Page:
Getting the engine to actually run, was a problem all on its own. The loader was originally supplied with a 6 volt electrical system, which would turn the engine over with the head off, but once the head was on, and it had to crank over against compression, it gave up the ghost, even with a freshly fully charged battery. We had some suspicion over the strength of the starting system because we had already noted that the driving lugs on the crank handle, where they engage into the end of the crankshaft, were extremely worn away. The starter motor was removed and given to an auto electrician to investigate. He came back with some good news...and some bad news.
^ It was a bit of a battle to get the prime mover off the tilt tray, as the drive mechanism was completely frozen solid!
The good news was, the starter motor was in very good condition with no sign of wear. The bad news was that, the air gap between the rotor and the stator was too much, and required a 12 volt battery to make it work under load. We would have to convert the electrical system to 12 volt, including the ignition coil and generator. This would work, as long as the motor wasn’t cranked over for more than five seconds at a time, and it was allowed to cool down between runs. It worked very well for quite some time, until the 6 volt starter solenoid packed it in, and had to be replaced with a 12 volt unit, which then led to the amp meter casing collapsing. While trying to remove the power wire, the ignition switch disintegrated. While installing the new wiring, and getting to the ignition switch, the starter button fell in half. Now, this all works fine.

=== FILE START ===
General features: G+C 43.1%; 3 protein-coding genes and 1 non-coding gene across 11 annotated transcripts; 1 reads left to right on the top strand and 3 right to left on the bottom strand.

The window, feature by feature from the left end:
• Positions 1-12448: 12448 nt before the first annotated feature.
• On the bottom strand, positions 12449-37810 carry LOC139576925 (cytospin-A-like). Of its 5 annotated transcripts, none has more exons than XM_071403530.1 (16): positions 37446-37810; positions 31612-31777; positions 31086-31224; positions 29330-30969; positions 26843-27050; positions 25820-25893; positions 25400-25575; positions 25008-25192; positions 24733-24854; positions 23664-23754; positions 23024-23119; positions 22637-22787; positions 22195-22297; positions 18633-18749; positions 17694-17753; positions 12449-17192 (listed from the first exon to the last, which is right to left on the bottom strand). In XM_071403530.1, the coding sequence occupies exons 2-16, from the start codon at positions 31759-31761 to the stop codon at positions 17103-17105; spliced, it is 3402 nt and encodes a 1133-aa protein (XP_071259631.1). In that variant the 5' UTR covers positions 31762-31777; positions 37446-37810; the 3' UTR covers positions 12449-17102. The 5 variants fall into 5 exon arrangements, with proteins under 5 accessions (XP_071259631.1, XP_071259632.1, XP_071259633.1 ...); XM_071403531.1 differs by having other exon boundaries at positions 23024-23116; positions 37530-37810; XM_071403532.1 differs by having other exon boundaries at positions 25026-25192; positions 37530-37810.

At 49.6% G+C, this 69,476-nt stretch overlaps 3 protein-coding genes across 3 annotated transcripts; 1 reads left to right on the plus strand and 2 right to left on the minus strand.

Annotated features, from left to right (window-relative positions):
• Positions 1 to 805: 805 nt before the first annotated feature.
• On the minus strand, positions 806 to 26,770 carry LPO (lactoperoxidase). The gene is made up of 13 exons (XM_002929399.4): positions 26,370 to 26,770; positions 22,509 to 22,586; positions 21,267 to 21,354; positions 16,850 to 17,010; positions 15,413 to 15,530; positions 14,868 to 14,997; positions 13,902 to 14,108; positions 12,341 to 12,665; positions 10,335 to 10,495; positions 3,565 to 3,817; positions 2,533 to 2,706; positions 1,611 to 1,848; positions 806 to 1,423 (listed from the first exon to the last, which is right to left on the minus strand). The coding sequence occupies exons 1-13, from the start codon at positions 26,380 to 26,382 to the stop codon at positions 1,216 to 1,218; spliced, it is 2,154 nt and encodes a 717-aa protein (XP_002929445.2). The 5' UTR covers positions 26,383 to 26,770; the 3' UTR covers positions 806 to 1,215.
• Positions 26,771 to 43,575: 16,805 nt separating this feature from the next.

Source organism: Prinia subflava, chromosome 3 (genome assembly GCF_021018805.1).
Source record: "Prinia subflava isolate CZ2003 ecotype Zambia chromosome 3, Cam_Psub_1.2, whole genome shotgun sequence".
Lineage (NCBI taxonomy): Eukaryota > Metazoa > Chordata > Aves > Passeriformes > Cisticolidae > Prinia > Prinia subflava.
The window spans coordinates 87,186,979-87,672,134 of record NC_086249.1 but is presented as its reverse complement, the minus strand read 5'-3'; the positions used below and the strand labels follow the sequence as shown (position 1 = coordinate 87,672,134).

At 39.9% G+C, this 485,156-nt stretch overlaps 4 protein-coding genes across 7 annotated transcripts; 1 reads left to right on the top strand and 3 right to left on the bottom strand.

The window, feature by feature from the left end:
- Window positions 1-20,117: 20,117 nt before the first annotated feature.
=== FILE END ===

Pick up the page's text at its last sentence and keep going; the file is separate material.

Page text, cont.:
On the first test run, we found the primary drive chains broken inside the chassis, where they had rusted through, due to so many years of lying in damp coal dust. These had to be removed and replaced. Once the prime mover was mobile, we had to work out how to drive it, which included how to adjust the drive clutches and steering brakes. In the early stages of operation, there was a problem with the engine overheating. When the radiator was dismantled, we found most of the core tubes were blocked, but when we attempted to clean them, the tube walls collapsed. The most cost-effective option was to install an F100 radiator inside the original radiator casing, which seemed to address the problem, as it hasn’t overheated since.
The drive plant is a Buda, 6 cylinder, 4.8 litre sidevalve petrol engine, which rates 77bhp @ 2,700rpm. There was quite a bit of work getting the elevator working, as it was ‘completely frozen’, and the frame had some rust in it, which had to be cut out and plates welded in. We had to source a new elevator drive chain, and a new slew system for the discharge chute had to be made up, as the original one had almost completely disintegrated. It is now fully operational though it is still in its ‘working clothes’, with a bit of surface rust still obvious on it. Unfortunately, I don’t have the finances or the equipment to fully restore it. The machine is usually displayed running at our Tractor Weekend, as well as our Annual Rally, at the end of July, every year.
- Ray Johnstone